How to Get Started With work horses
Like all other horses, work horses are not complicated creatures to care for – in fact, if you already have horses on your homestead, there’s not a lot that you will need to do to adjust, except check that your stalls are big enough, doors wide enough, and in some instances – the ceiling is high enough.
work horses require only feed and clean drinking water. You will need to provide them with regular veterinary care and be aware of various potential health issues, too. As with all other horses, work horses need to be part of a well-regimented wellness program that includes regular vaccinations, worming, and lameness monitoring initiatives.
Unlike other types of horses, work horses need a bit more when it comes to their feed, too. The minimum daily caloric requirement for one of these creatures is at least 10,000 calories for every 1,000 lbs of body fat. work horses need more fat than other types of horses, so you will need to supplement the typical diet of hay and horse feed with a pound of fat each day.
Due to their large size, their feet need to be diligently checked and training for shoeing should be done from an early age, as these large plate-sized hooves do require a little more TLC than your average horse.
Knowing how to care for a work horse depends largely on each breed’s individual needs. Some medical issues are specific to work horses, such as Equine Polysaccharide Storage Myopathy. This condition causes muscle fiber to atrophy as a result of the body’s inability to metabolize starches. Luckily, this is a condition that’s easily managed through diet.
At the end of the day, caring for a work horse comes down to being attentive to your individual horse’s needs and abilities.
Tips for Working with work horses
Any size or breed of a work horse can be useful on your homestead, but it’s helpful to have a clear idea of what work that needs to be done before you invest in a work horse.
Always engage in a great deal of training before you set off on your own. Working with an experienced teamster is the best way to do this, as he or she can teach you the ins and outs of working with these animals.
It’s best to exercise caution in the beginning, too, particularly if you are working with a young or inexperienced team. Avoid doing too much work on rocky or steep ground, as this can injure your horses.
The more you work with your horses, the better you will work together. As intelligent animals, they will bond quickly with you. However, you need to do your fair share of caring for them too.
Watch out for the potential health issues that your breed is prone to, and inspect your animals daily for signs of injury or illness. Provide your work horses with a properly fitting harness and make sure they only pull well-maintained equipment, as lugging faulty equipment can cause muscle and painful skin damage.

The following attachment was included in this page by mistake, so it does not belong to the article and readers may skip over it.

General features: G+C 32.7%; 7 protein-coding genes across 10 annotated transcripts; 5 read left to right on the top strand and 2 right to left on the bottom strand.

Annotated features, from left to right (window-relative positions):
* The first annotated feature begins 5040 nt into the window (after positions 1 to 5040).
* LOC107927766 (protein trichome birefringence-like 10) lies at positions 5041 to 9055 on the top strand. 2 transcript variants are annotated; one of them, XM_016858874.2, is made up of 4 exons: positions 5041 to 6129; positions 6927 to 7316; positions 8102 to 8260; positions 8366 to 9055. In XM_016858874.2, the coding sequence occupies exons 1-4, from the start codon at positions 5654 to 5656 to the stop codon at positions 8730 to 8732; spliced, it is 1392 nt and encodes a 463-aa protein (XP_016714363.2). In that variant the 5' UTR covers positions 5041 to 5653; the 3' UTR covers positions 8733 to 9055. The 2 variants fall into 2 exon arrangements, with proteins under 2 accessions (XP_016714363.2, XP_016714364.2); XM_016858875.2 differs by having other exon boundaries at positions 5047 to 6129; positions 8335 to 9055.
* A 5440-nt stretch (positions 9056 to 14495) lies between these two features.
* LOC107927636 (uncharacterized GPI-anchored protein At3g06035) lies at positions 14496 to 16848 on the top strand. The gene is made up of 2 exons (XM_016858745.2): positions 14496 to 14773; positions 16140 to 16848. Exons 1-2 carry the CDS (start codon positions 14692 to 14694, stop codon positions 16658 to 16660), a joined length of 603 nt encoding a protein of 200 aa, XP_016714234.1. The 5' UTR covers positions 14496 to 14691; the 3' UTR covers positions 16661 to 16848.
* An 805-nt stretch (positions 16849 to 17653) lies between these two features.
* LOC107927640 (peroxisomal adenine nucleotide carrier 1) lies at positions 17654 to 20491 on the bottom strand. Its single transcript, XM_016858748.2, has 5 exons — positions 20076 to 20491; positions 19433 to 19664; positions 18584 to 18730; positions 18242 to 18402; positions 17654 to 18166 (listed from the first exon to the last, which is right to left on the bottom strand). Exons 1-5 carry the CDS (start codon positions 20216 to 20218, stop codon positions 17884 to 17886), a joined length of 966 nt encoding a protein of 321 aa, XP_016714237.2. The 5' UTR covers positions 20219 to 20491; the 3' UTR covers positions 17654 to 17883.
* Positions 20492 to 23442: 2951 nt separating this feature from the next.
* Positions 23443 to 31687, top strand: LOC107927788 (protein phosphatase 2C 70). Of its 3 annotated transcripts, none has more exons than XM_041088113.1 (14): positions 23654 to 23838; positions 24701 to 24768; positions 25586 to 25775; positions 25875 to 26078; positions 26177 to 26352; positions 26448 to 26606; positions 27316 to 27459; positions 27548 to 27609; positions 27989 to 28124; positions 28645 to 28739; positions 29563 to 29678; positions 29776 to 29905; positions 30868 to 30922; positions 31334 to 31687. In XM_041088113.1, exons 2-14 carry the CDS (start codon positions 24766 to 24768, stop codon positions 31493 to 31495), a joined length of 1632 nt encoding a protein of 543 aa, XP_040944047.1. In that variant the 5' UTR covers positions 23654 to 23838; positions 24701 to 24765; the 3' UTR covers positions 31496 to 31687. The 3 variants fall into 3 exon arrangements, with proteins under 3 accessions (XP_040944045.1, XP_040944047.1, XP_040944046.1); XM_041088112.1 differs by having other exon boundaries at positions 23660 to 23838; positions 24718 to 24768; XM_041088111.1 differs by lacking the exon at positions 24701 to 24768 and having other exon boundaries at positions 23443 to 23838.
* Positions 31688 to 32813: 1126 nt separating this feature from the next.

work horses also have a more difficult time controlling their own body temperatures during the hot summer months. Because they are more muscular than other types of horses, they produce more heat – they like cold weather much more. Make sure you have a shady area on your property, either in the barn or the pasture, where they can cool off. In addition, you should not work them in extreme heat.
Buying Your First work horse Team
Again, don’t even think about purchasing or working with your team until you actually know what you are doing! However, once you’ve learned the ropes, you can start shopping.
Select the breed that will mesh the best with the work you want (or need) to get done on your farm or in your business. Always carefully inspect the hooves of your horses before bringing them home, as this will give you an idea of their overall health.
Avoid the temptation of buying a horse at auction. Often, horses are drugged before the show to make them seem docile. You might not be getting the value you think you are! Otherwise, the price of a work horse varies drastically. Registered work horses will cost more, often in excess of $5,000.
If you’re new to work horse work, you might want to consider buying an older team that has been trained well with an experienced teamster. This way, the learning curve will be only your responsibility – and you will have an easier time figuring things out for yourself.
The only downside to using work horses as an alternative to your trusted tractor or skidder? You’re going to have to feed them – and we don’t remember ever having to buy grain for a skidder!
Source: Morning Chores